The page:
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Workplace Health Is Public Health

Categories: Economics, Total Worker Health

It’s National Public Health Week.  Those of us who work in workplace safety and health know that workplace health is an integral part of public health. While “Creating a Healthy Workplace” is one of the five themes of National Public Health Week, the role of workplace health in Public Health is not always clear to the general public. If you were asked to make the case for or provide examples of the importance of workplace safety and health in the broader context of public health, what would you say? We would like to hear how you explain to your colleagues, friends, and family that workplace safety and health IS public health.

Making the Case for Paid Sick Leave

Categories: Economics, Manufacturing, Total Worker Health

Does it make economic sense for employers to offer or expand paid sick leave benefits to their employees? A new NIOSH study published in the American Journal of Public Health reported that workers with access to paid sick leave were 28% less likely overall to suffer nonfatal occupational injuries than workers without access to paid sick leave. Workers in high-risk occupations and industry sectors, such as construction, manufacturing, agriculture, and health care and social assistance, appeared to benefit most from paid sick leave. From these results we concluded that introducing or expanding employee access to paid sick leave might help businesses reduce the incidence of occupational injuries. This could, in turn, reduce costs to employers. To our knowledge, this is the first U.S. study to examine this issue empirically.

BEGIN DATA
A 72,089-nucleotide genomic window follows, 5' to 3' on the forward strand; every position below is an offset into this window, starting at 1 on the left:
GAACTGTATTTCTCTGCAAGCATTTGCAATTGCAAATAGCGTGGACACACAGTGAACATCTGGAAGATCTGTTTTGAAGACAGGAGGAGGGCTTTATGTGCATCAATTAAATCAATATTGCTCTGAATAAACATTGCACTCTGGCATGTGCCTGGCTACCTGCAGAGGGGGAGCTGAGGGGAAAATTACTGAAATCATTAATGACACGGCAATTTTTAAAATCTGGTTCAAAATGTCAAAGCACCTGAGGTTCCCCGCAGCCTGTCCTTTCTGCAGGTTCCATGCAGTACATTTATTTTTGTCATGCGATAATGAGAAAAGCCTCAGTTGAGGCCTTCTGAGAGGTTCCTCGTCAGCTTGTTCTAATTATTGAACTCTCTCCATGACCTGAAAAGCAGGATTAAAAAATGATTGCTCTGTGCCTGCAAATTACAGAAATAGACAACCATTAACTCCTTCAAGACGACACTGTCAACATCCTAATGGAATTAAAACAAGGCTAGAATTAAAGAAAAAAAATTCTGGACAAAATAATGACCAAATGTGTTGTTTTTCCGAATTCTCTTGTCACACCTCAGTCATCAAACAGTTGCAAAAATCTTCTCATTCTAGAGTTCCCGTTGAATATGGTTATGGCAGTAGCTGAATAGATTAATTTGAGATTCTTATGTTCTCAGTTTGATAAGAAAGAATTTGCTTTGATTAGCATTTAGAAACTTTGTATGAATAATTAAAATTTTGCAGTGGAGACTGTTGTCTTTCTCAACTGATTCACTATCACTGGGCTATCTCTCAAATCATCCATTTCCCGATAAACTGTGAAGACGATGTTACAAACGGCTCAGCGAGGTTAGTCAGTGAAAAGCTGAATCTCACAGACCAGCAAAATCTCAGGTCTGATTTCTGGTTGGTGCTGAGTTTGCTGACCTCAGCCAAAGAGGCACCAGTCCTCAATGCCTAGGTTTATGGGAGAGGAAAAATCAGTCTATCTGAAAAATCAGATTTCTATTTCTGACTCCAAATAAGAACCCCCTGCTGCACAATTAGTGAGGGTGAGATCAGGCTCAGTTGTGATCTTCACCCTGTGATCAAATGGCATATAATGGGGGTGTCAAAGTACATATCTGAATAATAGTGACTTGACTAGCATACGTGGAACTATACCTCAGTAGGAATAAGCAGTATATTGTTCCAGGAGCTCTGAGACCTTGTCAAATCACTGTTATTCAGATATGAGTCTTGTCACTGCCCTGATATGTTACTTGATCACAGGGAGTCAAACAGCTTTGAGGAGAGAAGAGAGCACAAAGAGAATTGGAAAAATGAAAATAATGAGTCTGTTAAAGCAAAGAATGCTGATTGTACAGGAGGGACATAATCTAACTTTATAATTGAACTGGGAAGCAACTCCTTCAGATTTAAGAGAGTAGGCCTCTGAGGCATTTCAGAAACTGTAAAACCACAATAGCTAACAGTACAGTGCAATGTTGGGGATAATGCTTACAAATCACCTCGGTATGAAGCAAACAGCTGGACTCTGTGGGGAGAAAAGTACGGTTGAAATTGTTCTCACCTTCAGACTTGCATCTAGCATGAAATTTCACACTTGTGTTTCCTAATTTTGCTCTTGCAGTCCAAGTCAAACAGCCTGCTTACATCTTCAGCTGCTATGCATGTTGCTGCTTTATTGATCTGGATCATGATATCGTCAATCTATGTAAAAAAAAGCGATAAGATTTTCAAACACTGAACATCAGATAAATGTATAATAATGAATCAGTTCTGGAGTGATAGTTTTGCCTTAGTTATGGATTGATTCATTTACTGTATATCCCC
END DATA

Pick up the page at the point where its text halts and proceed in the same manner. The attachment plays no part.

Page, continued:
Getting Closer to Understanding the Economic Burden of Occupational Injury and Illness

Categories: Economics

A recently published landmark paper by J. Paul Leigh (Milbank Quarterly 2011 89 (6):728-772 ) makes a significant contribution to understanding the economic burden of occupational illness and injury.  The paper entitled “Economic Burden of Occupational Injury and Illness in the United States” shows that the annual direct and indirect costs are at least $250 billion. This amount exceeds the individual cost of cancer, coronary heart disease, stroke, and diabetes.

As Leigh notes, the cost of injury, illness, and death from these other diseases are generally easier to assess because they require a small number of primary data sources, typically 1 to 4.  In contrast, estimates of the burden of occupational injury and illness are more difficult to accomplish because they rely on far more primary and secondary sources of data on more than 18 diseases and a substantial number of injury types.  In fact, Leigh used more than 40 data sets in conducting this rigorous analysis.

 
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